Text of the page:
Issue 9: The penalties have not been updated to reflect the 2017 requirements and are not fit for purpose
When the registration and disclosure requirements were enacted, penalties for non-compliance were not correspondingly enacted or updated. In particular, sections 143(1B) and (1C) of the TAA, which set out how the absolute liability offences in section 143(1) apply to resident foreign trustees, reflect the wording of the pre-2017 disclosure regime. For example, section 143(1C) refers only to section 59B (registration and initial disclosure requirement) but not to section 59D (annual return requirement); and section 143(1C)(b) refers to the appointment of another resident foreign trustee under section 59B(7) even though that subsection no longer provides for the appointment of a trustee.
Furthermore, the main consequence of non-compliance with the 2017 requirements is that the foreign trust will not be able to use the foreign-sourced income exemption. There is an exception in section HC 26(1B) (discussed above under Issue 8), which can apply when the Commissioner is satisfied that the trustee has made reasonable efforts to comply. However, this is all-or-nothing in its effect (that is, the exemption either applies or it does not) which means that the consequences of not complying may be disproportionate to the seriousness of, or culpability involved in, the non-compliance.
For example, a resident trustee may not have taken reasonable efforts to comply with all the disclosure requirements, but ultimately did comply. Denying the foreign-sourced income exemption altogether in such a case may be considered excessively harsh, but at the same time the Commissioner may not be satisfied that the exception in section HC 26(1B) is made out.
On the other hand, where the Commissioner is satisfied the exception is made out, it could be considered unsatisfactory that the foreign trust effectively suffered no consequences for its non-compliance. Similarly, denying the foreign-sourced income exemption would not have any effect on a foreign trust that does not derive foreign-sourced income.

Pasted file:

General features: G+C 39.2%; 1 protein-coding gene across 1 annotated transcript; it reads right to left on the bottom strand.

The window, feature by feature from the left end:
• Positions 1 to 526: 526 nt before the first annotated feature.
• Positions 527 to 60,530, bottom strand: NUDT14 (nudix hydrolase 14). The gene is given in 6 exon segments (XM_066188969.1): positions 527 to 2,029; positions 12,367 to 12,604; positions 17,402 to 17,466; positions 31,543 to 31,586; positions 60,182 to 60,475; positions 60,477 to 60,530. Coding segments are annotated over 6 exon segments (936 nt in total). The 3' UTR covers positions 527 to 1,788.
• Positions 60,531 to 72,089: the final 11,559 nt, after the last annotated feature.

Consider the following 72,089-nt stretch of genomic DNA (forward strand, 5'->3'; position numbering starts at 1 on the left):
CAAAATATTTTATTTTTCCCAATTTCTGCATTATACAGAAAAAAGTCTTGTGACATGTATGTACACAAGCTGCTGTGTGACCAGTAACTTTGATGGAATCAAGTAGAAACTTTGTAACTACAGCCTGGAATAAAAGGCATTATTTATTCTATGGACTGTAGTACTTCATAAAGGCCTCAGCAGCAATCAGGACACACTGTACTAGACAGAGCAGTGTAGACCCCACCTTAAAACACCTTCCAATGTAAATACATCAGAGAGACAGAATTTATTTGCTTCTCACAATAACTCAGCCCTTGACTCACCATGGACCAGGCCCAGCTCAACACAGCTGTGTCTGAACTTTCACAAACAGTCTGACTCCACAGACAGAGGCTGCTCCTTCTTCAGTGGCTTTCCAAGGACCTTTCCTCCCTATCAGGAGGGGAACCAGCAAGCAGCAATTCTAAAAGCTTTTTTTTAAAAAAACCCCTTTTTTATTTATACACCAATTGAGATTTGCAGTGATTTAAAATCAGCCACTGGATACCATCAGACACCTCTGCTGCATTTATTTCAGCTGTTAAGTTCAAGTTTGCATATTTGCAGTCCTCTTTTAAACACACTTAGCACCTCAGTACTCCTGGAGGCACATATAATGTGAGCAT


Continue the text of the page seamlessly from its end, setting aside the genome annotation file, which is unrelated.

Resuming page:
Another compliance tool, such as a civil penalty, could assist the administration of the foreign trust registration and disclosure regime, having regard to the purpose of that regime. A civil penalty could be imposed in a way that is more proportionate to the offence committed.
We propose to update section 143 of the TAA to take into account the 2017 requirements as follows:
- ensuring that subsection (1C) refers to section 59D, and
- removing the reference to section 59B(7).
We also propose to:
- Enact a new civil penalty based on section 142I of the TAA (penalties relating to failure to provide foreign information relating to a person or entity for a financial account) of up to $1,000.
- Give the Commissioner a broader ability to allow the foreign-sourced income exemption in section HC 26(1B) where the trustee has made reasonable efforts to correct a failure to comply with the requirements within a reasonable period, even if the failure could not in fact be corrected.
The new civil penalty could be applied for failures to comply with the 2017 requirements, such as when a trustee misses a deadline, provides an incomplete annual return, or provides false information. This penalty can apply instead of, or in addition to, the trust being denied the foreign-sourced income exemption.
As with the section 142I penalty, the new civil penalty would not apply to failures to provide information if the Commissioner is satisfied that the failure occurred through no fault of the trustee or that the trustee made reasonable efforts to meet the requirement.
Issue 10: References to a minor beneficiary’s age should instead refer to their date of birth
Currently, the TAA requires the contact trustee to provide the Commissioner with the ages of minor beneficiaries to a fixed trust (sections 59B(3)(d) and 59D(2)(e) of the TAA). Technically, the updating requirements mean that the trustee would have to inform the Commissioner of the minor’s new age within 30 days of the minor’s birthday each year, until they ceased to become a minor. This is impractical.
We propose to replace the references to age in sections 59B(3)(d) and 59D(2)(e) with references to date of birth.
If you are aware of any other remedial or technical issues that make the foreign trust disclosure rules difficult to apply in practice, please let us know.
Submissions on any aspect of the proposed remedials should be made by email to [email protected] by 23 March 2021.
Submissions may be the subject of a request under the Official Information Act 1982, which may result in their publication. The withholding of responses on the grounds of privacy, or for any other reason, will be determined in accordance with that Act. If you consider that any part of your submission should properly be withheld under the Act please clearly indicate this.